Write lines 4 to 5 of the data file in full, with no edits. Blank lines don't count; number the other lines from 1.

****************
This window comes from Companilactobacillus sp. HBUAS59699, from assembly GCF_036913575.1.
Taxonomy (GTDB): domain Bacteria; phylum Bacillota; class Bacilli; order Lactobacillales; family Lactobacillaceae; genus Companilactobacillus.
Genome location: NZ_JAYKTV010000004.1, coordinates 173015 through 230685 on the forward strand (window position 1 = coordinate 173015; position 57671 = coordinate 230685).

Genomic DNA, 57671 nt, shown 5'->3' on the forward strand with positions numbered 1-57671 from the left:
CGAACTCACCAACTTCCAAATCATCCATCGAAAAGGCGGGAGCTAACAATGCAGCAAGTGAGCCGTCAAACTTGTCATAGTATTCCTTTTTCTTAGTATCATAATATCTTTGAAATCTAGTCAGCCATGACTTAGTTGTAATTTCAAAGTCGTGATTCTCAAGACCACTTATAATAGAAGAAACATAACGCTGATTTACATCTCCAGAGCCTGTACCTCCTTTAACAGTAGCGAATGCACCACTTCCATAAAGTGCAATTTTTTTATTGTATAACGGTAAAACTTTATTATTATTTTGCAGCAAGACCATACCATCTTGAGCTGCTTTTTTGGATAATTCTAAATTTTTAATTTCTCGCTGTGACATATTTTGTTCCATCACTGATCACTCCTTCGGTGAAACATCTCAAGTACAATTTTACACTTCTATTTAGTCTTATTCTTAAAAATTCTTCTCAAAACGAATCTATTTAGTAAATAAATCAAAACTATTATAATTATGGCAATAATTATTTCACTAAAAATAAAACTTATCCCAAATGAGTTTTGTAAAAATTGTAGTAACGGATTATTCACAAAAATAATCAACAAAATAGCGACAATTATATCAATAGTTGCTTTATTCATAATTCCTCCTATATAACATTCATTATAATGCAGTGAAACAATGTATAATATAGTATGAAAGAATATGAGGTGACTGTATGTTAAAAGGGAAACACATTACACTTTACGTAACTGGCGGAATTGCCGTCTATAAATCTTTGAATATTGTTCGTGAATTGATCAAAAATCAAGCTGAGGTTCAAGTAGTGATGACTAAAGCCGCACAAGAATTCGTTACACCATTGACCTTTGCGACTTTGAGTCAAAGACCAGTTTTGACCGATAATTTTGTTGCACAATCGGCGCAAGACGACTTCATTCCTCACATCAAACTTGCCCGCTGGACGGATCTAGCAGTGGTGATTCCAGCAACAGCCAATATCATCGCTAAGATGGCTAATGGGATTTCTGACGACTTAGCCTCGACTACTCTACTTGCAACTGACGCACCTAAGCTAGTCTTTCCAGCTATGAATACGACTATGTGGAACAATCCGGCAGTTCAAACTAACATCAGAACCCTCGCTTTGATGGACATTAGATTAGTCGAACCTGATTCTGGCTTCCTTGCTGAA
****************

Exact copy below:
Genomic DNA, 57671 nt, shown 5'->3' on the forward strand with positions numbered 1-57671 from the left:
CGAACTCACCAACTTCCAAATCATCCATCGAAAAGGCGGGAGCTAACAATGCAGCAAGTGAGCCGTCAAACTTGTCATAGTATTCCTTTTTCTTAGTATCATAATATCTTTGAAATCTAGTCAGCCATGACTTAGTTGTAATTTCAAAGTCGTGATTCTCAAGACCACTTATAATAGAAGAAACATAACGCTGATTTACATCTCCAGAGCCTGTACCTCCTTTAACAGTAGCGAATGCACCACTTCCATAAAGTGCAATTTTTTTATTGTATAACGGTAAAACTTTATTATTATTTTGCAGCAAGACCATACCATCTTGAGCTGCTTTTTTGGATAATTCTAAATTTTTAATTTCTCGCTGTGACATATTTTGTTCCATCACTGATCACTCCTTCGGTGAAACATCTCAAGTACAATTTTACACTTCTATTTAGTCTTATTCTTAAAAATTCTTCTCAAAACGAATCTATTTAGTAAATAAATCAAAACTATTATAATTATGGCAATAATTATTTCACTAAAAATAAAACTTATCCCAAATGAGTTTTGTAAAAATTGTAGTAACGGATTATTCACAAAAATAATCAACAAAATAGCGACAATTATATCAATAGTTGCTTTATTCATAATTCCTCCTATATAACATTCATTATAATGCAGTGAAACAATGTATAATATAGTATGAAAGAATATGAGGTGACTGTATGTTAAAAGGGAAACACATTACACTTTACGTAACTGGCGGAATTGCCGTCTATAAATCTTTGAATATTGTTCGTGAATTGATCAAAAATCAAGCTGAGGTTCAAGTAGTGATGACTAAAGCCGCACAAGAATTCGTTACACCATTGACCTTTGCGACTTTGAGTCAAAGACCAGTTTTGACCGATAATTTTGTTGCACAATCGGCGCAAGACGACTTCATTCCTCACATCAAACTTGCCCGCTGGACGGATCTAGCAGTGGTGATTCCAGCAACAGCCAATATCATCGCTAAGATGGCTAATGGGATTTCTGACGACTTAGCCTCGACTACTCTACTTGCAACTGACGCACCTAAGCTAGTCTTTCCAGCTATGAATACGACTATGTGGAACAATCCGGCAGTTCAAACTAACATCAGAACCCTCGCTTTGATGGACATTAGATTAGTCGAACCTGATTCTGGCTTCCTTGCTGAA